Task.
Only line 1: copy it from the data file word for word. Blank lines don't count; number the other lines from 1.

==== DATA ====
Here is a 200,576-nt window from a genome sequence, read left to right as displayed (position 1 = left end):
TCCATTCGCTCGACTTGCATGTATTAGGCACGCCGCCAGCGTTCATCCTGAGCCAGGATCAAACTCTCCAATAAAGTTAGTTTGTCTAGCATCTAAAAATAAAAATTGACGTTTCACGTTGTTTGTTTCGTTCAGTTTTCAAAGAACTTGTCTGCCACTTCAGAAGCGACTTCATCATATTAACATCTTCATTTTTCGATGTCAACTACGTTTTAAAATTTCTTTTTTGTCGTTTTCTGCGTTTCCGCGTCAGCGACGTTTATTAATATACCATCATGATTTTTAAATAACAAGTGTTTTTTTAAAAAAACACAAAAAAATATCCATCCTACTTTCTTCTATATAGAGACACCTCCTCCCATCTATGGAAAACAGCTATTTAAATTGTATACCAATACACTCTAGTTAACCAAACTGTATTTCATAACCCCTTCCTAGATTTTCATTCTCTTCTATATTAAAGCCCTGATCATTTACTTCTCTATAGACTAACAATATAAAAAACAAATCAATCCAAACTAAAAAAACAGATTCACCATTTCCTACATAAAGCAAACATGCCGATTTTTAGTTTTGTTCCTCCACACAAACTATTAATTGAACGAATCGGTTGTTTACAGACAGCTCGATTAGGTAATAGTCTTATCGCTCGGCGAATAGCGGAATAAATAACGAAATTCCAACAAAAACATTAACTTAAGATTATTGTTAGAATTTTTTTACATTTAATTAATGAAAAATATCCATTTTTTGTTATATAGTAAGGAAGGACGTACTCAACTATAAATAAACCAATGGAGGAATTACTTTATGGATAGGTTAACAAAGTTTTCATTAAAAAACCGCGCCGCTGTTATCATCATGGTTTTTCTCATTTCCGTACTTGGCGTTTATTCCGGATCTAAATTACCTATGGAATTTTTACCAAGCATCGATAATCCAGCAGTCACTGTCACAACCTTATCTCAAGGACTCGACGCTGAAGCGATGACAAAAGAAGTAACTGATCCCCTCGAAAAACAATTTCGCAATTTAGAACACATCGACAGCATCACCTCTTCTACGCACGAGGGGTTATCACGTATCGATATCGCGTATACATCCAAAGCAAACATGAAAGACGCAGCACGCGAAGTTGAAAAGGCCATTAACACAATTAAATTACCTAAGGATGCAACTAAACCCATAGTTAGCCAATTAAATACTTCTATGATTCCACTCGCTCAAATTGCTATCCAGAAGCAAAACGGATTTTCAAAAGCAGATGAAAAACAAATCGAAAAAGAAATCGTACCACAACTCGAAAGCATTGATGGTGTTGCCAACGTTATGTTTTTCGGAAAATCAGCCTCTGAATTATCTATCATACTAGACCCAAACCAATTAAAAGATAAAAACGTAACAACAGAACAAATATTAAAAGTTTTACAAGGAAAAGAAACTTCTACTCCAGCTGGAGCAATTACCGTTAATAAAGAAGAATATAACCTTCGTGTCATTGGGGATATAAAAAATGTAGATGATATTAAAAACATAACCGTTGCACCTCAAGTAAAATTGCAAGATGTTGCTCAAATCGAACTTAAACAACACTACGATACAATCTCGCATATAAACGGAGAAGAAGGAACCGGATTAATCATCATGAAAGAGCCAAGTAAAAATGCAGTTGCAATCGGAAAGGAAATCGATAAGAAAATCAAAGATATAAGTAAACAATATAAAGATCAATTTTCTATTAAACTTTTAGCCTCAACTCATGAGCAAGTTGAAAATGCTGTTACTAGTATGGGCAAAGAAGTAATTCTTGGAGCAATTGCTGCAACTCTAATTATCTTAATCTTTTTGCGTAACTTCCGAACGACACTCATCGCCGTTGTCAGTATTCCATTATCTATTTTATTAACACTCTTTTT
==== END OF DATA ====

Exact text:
Here is a 200,576-nt window from a genome sequence, read left to right as displayed (position 1 = left end):